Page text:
My drawings and paintings—whether still life or figurative work—are meant to be imbued with visual metaphors, psychological expression, and meaning, though rendered in a naturalistic manner. The figure is often central to my field of view. It is an integral part of what I have to say visually. When I am not visually speaking of the human experience, I speak of its context and surroundings—in all its physical manifestations—sacred and profane. Inanimate objects, still life, or complex scenes, are meant to show their connectivity to human life and its rituals.
Over the years I have experimented with a number of drawing and painting techniques which have aided me in achieving a desired visual image. I render the figure in a variety of ways, using classical form-building methods: modulated limbs and features, heightened value drawing, and both naturalistic and expressive painting.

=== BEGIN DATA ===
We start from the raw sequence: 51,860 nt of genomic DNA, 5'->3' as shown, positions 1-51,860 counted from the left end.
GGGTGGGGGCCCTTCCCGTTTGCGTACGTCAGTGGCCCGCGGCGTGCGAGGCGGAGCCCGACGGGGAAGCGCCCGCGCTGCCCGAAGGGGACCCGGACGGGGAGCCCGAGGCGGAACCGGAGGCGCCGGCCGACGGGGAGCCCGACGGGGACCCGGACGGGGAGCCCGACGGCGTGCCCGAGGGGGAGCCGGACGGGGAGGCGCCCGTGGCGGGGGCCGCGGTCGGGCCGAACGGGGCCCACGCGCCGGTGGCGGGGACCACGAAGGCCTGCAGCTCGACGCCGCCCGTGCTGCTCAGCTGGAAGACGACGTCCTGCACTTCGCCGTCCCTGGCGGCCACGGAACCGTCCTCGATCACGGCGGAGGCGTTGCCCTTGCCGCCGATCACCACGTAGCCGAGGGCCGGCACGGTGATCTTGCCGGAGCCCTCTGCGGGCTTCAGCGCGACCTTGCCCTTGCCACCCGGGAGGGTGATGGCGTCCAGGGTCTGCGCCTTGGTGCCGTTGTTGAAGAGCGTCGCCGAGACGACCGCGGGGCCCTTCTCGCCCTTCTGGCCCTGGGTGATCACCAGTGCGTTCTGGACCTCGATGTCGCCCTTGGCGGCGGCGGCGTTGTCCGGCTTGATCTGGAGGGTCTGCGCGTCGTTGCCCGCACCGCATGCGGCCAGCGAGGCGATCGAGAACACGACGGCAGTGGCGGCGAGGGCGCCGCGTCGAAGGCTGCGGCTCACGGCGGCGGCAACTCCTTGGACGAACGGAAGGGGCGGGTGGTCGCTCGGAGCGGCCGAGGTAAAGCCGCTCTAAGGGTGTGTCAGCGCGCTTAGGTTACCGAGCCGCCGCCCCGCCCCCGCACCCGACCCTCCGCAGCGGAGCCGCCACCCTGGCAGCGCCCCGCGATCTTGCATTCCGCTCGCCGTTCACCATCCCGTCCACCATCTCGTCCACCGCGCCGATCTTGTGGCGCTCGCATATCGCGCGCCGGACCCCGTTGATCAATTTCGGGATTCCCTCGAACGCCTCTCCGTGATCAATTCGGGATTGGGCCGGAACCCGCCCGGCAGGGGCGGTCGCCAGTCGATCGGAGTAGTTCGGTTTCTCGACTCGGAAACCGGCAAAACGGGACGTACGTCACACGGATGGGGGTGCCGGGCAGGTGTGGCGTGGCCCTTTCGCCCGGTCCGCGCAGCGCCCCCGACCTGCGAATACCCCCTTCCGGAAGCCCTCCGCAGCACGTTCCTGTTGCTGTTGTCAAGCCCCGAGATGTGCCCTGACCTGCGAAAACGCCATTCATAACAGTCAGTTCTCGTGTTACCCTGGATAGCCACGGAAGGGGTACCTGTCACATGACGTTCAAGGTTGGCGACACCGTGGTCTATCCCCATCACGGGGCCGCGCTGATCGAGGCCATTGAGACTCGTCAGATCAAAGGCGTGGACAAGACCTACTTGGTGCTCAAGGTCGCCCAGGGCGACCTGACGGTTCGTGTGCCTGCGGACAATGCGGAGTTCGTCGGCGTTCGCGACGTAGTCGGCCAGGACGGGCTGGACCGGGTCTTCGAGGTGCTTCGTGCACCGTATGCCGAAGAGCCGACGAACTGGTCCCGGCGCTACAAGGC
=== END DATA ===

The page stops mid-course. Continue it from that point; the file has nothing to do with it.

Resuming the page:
I am determined to create work that has a reverence for things that touch upon the human spirit. Most of all, I want to create images that are deeply meaningful and expressive.